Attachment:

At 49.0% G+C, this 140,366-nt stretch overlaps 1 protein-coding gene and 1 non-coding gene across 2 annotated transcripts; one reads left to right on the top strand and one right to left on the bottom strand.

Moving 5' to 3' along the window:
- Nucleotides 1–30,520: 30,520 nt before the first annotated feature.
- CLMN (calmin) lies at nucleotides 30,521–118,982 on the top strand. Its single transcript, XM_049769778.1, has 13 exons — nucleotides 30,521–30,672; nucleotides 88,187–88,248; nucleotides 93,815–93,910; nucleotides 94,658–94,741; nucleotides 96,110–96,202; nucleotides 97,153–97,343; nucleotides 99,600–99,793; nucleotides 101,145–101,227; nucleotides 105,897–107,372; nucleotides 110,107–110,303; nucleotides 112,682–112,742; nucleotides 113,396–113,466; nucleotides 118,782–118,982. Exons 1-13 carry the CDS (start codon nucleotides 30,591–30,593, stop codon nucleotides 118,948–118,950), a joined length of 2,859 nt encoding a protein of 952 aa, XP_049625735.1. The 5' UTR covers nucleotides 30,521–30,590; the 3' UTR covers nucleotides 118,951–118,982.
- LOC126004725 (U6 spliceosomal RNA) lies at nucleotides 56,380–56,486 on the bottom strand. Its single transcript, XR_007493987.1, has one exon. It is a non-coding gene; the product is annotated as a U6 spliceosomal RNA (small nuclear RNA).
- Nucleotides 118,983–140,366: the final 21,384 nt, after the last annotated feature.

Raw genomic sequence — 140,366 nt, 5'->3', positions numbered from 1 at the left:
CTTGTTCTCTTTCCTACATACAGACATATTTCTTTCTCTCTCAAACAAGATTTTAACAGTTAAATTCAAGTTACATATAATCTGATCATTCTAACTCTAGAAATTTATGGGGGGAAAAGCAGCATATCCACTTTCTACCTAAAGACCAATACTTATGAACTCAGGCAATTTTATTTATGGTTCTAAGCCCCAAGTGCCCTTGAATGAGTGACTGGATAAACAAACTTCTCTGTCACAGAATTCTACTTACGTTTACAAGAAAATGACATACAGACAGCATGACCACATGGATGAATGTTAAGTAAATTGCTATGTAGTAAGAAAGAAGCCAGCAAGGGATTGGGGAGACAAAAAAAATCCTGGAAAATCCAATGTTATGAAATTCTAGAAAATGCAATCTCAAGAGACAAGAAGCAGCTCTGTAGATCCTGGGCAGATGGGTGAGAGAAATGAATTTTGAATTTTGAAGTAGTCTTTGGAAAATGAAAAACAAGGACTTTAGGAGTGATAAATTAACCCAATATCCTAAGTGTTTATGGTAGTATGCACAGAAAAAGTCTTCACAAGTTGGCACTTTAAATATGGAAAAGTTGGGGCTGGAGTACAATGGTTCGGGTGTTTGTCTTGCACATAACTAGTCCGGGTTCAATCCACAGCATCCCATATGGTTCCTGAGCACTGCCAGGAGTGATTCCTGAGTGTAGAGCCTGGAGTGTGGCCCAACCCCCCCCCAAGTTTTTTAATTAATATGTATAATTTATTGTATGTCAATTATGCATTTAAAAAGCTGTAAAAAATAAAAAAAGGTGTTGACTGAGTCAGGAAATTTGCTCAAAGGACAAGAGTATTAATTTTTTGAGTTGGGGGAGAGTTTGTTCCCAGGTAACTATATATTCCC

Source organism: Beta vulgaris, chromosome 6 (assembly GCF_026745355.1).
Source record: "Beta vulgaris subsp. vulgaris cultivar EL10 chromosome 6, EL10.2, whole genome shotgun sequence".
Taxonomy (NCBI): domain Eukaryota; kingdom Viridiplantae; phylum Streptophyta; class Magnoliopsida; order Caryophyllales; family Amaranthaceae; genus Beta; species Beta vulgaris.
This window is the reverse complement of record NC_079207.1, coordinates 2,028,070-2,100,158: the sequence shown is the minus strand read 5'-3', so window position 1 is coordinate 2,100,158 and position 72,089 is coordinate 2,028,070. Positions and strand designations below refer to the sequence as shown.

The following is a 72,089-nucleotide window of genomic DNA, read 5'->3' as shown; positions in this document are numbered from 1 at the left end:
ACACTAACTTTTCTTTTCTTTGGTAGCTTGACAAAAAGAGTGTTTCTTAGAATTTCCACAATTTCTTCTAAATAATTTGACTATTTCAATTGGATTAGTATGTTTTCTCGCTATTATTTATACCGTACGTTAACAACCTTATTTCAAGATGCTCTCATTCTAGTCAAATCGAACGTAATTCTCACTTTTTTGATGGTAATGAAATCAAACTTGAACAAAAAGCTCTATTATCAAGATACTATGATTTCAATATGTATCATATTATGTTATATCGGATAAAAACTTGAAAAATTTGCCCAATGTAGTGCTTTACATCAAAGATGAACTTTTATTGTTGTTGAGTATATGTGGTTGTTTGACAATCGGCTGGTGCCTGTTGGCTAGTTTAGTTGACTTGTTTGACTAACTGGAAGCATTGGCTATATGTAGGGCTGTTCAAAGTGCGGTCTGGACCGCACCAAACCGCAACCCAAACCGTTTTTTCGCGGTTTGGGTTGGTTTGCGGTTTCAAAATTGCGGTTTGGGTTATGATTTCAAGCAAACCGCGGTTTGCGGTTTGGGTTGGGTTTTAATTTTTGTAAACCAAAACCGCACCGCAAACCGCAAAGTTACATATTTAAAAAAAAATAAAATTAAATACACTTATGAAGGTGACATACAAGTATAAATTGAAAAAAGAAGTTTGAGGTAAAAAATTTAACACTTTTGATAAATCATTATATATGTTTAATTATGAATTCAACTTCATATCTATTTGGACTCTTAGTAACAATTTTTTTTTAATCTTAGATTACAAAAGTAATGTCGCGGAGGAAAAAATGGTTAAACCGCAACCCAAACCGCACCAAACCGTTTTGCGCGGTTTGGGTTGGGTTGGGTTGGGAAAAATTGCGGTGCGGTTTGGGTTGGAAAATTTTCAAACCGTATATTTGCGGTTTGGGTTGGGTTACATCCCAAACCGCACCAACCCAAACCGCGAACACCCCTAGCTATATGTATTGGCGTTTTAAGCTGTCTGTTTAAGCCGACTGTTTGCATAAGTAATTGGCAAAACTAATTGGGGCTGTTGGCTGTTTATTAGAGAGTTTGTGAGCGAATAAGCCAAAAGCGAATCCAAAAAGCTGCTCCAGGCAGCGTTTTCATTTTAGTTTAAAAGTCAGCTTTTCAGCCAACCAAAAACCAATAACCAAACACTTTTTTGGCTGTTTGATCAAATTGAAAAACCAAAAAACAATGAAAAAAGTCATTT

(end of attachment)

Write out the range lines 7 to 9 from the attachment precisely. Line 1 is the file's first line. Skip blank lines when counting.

Raw genomic sequence — 140,366 nt, 5'->3', positions numbered from 1 at the left:
CTTGTTCTCTTTCCTACATACAGACATATTTCTTTCTCTCTCAAACAAGATTTTAACAGTTAAATTCAAGTTACATATAATCTGATCATTCTAACTCTAGAAATTTATGGGGGGAAAAGCAGCATATCCACTTTCTACCTAAAGACCAATACTTATGAACTCAGGCAATTTTATTTATGGTTCTAAGCCCCAAGTGCCCTTGAATGAGTGACTGGATAAACAAACTTCTCTGTCACAGAATTCTACTTACGTTTACAAGAAAATGACATACAGACAGCATGACCACATGGATGAATGTTAAGTAAATTGCTATGTAGTAAGAAAGAAGCCAGCAAGGGATTGGGGAGACAAAAAAAATCCTGGAAAATCCAATGTTATGAAATTCTAGAAAATGCAATCTCAAGAGACAAGAAGCAGCTCTGTAGATCCTGGGCAGATGGGTGAGAGAAATGAATTTTGAATTTTGAAGTAGTCTTTGGAAAATGAAAAACAAGGACTTTAGGAGTGATAAATTAACCCAATATCCTAAGTGTTTATGGTAGTATGCACAGAAAAAGTCTTCACAAGTTGGCACTTTAAATATGGAAAAGTTGGGGCTGGAGTACAATGGTTCGGGTGTTTGTCTTGCACATAACTAGTCCGGGTTCAATCCACAGCATCCCATATGGTTCCTGAGCACTGCCAGGAGTGATTCCTGAGTGTAGAGCCTGGAGTGTGGCCCAACCCCCCCCCAAGTTTTTTAATTAATATGTATAATTTATTGTATGTCAATTATGCATTTAAAAAGCTGTAAAAAATAAAAAAAGGTGTTGACTGAGTCAGGAAATTTGCTCAAAGGACAAGAGTATTAATTTTTTGAGTTGGGGGAGAGTTTGTTCCCAGGTAACTATATATTCCC

Source organism: Beta vulgaris, chromosome 6 (assembly GCF_026745355.1).